Reading the cumbersomely titled House of Outrageous Fortune: Fifteen Central Park West, the World's Most Powerful Address is a lot like watching an episode of VH1's The Fabulous Life Of… Should we feel envious? Disgusted? Or should we just let ourselves be hypnotized by its shmoozy, clubby charm?
For those unfamiliar, Fifteen Central Park West is a very expensive Manhattan apartment building built in 2012. Thanks to a high-profile team of architects and developers, 15CPW was also a media darling long before it rose from the Upper West Side, and it continues to attract attention as an emblem of excess. Last year, a hedge fund manager reportedly sold his three-bedroom condominium in the building for $29 million. The New York real estate blog Curbed refers to it simply as the Limestone Jesus.
Author Michael Gross has a bottomless appetite for real-estate gossip. In 2005, he wrote 740 Park, a 600-page history of an Upper East Side co-op ("the world's richest apartment building"), which the director Alex Gibney later adapted for a documentary. Gross then decamped to Beverly Hills to write Unreal Estate: Money, Ambition, and the Lust for Land in Los Angeles. Gross's House of Outrageous Fortune finds him back in New York, just blocks from his own co-op on the Upper West Side.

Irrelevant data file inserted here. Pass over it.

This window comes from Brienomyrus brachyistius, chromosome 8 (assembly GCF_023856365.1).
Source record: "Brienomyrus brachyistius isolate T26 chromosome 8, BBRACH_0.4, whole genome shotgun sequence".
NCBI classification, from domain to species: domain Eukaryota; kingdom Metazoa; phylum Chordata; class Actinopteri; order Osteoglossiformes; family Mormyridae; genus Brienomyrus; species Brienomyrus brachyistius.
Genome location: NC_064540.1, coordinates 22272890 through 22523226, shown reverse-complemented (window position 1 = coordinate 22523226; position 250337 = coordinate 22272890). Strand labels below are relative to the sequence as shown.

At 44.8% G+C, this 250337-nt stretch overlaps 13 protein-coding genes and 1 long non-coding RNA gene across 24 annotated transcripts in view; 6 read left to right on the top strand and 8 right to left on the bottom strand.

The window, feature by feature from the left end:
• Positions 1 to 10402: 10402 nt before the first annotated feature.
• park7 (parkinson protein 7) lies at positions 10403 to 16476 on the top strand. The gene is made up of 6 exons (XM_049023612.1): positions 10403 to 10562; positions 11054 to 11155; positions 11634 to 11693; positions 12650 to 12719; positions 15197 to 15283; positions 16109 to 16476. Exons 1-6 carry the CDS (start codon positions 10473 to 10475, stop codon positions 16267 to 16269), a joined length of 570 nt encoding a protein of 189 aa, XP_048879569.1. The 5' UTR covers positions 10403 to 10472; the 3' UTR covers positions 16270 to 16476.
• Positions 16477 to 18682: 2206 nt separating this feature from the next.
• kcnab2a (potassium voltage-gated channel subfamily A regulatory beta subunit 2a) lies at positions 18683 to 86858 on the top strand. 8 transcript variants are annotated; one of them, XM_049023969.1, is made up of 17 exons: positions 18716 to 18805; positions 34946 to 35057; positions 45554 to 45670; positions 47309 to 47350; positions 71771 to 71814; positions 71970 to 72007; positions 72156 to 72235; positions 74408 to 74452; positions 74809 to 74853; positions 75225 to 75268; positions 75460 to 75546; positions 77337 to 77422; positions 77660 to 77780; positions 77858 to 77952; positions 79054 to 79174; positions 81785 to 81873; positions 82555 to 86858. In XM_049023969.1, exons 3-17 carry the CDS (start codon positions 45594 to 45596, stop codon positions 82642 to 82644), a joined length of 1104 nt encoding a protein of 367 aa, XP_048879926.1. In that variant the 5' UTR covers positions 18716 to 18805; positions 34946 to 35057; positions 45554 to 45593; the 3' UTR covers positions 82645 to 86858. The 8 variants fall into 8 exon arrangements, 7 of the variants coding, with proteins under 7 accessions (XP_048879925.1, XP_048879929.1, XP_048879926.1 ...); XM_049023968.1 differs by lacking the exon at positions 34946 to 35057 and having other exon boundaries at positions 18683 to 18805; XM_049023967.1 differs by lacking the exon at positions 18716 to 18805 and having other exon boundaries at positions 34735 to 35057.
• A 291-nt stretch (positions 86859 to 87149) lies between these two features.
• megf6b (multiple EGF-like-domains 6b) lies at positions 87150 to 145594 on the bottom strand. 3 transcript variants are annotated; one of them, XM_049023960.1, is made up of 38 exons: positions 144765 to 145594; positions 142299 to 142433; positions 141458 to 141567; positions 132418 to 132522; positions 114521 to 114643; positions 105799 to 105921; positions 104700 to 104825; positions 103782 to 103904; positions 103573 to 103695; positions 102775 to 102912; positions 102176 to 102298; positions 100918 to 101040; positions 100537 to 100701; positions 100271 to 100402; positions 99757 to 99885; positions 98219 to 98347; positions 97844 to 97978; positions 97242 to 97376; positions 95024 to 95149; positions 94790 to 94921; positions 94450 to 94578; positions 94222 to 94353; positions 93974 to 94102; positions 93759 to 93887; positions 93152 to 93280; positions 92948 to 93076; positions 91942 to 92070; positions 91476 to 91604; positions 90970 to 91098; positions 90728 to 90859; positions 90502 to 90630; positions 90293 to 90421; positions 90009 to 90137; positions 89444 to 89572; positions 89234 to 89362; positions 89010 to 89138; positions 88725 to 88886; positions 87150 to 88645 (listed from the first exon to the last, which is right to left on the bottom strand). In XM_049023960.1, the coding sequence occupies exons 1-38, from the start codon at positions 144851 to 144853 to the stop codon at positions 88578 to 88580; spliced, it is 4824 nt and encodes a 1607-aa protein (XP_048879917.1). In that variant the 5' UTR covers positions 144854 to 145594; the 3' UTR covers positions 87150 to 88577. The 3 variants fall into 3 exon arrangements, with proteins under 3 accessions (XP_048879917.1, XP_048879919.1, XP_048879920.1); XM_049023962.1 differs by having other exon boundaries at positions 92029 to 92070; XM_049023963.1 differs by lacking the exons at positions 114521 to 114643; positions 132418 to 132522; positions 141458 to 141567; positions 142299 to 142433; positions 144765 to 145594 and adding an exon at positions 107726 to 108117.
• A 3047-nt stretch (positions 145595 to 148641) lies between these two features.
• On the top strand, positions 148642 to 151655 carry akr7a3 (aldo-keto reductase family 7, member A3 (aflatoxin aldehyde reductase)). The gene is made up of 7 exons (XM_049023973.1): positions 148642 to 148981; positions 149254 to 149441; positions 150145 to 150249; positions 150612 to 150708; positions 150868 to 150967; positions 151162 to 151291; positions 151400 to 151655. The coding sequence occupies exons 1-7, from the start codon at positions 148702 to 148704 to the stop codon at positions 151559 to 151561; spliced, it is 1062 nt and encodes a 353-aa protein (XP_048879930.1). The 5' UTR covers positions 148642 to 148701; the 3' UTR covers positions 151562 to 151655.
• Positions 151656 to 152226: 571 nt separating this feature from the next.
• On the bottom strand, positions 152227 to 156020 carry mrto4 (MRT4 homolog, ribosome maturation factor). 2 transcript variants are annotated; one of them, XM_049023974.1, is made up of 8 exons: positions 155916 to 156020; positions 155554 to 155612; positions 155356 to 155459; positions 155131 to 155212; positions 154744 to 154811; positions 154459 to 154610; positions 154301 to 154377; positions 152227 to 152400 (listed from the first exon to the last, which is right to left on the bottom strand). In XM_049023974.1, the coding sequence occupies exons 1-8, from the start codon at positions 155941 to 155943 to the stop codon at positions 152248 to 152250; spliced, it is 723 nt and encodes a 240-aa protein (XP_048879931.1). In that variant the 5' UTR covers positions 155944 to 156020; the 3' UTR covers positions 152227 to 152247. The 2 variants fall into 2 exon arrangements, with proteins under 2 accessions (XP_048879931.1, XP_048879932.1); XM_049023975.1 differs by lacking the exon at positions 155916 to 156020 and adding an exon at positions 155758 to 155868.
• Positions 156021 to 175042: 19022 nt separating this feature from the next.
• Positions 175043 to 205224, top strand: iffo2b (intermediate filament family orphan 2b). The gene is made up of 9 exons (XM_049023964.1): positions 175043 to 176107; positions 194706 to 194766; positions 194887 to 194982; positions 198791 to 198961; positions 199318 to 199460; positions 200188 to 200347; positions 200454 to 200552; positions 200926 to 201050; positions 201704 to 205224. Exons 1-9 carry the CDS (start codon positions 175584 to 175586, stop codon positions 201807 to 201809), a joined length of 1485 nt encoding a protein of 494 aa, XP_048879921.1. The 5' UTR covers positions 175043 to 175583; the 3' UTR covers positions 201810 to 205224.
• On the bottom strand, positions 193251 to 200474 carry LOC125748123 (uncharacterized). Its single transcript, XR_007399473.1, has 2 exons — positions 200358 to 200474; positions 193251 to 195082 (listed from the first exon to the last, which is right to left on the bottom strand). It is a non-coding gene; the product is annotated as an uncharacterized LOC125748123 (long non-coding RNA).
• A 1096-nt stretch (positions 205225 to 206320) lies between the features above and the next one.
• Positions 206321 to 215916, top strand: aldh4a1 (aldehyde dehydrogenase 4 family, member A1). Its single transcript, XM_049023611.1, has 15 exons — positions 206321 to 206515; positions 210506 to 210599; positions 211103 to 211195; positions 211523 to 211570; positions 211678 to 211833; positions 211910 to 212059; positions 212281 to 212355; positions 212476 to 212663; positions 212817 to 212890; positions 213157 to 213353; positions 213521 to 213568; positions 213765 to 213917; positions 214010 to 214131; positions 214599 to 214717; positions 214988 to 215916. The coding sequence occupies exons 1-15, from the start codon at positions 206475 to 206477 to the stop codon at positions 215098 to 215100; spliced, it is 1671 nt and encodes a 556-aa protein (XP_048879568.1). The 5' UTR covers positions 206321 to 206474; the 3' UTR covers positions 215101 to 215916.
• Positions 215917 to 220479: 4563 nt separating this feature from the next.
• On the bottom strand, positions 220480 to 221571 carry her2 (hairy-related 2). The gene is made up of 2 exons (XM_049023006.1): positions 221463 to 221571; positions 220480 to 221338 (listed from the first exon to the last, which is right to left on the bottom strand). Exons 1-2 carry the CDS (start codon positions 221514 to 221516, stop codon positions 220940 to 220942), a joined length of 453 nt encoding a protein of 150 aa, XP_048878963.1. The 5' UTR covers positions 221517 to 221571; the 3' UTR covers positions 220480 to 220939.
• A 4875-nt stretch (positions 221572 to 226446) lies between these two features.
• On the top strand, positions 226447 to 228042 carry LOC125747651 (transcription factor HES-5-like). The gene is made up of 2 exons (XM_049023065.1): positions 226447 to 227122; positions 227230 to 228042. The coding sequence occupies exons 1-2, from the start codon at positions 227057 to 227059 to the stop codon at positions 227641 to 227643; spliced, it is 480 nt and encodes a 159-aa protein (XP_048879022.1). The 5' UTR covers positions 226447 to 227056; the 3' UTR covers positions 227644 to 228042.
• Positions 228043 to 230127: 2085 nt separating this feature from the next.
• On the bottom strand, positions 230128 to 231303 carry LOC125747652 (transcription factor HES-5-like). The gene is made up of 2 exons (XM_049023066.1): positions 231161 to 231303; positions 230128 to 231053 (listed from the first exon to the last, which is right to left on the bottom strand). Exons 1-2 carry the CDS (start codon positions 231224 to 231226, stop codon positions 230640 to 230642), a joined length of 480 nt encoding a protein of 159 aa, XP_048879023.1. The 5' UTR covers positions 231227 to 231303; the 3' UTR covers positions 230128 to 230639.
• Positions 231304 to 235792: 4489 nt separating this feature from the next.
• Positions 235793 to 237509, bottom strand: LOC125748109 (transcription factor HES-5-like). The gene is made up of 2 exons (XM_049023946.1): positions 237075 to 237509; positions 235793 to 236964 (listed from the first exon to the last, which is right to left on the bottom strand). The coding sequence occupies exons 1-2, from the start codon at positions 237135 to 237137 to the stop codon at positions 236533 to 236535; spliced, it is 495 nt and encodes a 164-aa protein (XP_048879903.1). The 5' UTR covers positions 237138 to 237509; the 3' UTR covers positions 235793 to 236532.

Gross is a fastidious researcher, offering a well-considered history of the Upper West Side's development over the last century and of the co-operative housing system in general. Co-ops, which began as artists' enclaves, make tenants shareholders of the building rather than owners of their own space. In New York, they've become synonymous with the old-money establishment and known for their unspoken codes of discrimination. As Gross tells it, 15CPW marks a turning point. Its fortress-like design by Robert A.M. Stern and those limestone walls (not to mention its evasive sales office) suggest the privacy and prestige of an Upper East Side co-op, but 15CPW is a condominium on the Upper West Side. And for that reason it's become a coveted address for status-minded New Yorkers, especially those whose personal affairs wouldn't pass muster with the co-op boards on the other side of the park. If you have an outrageous amount of money, you, too, can live here.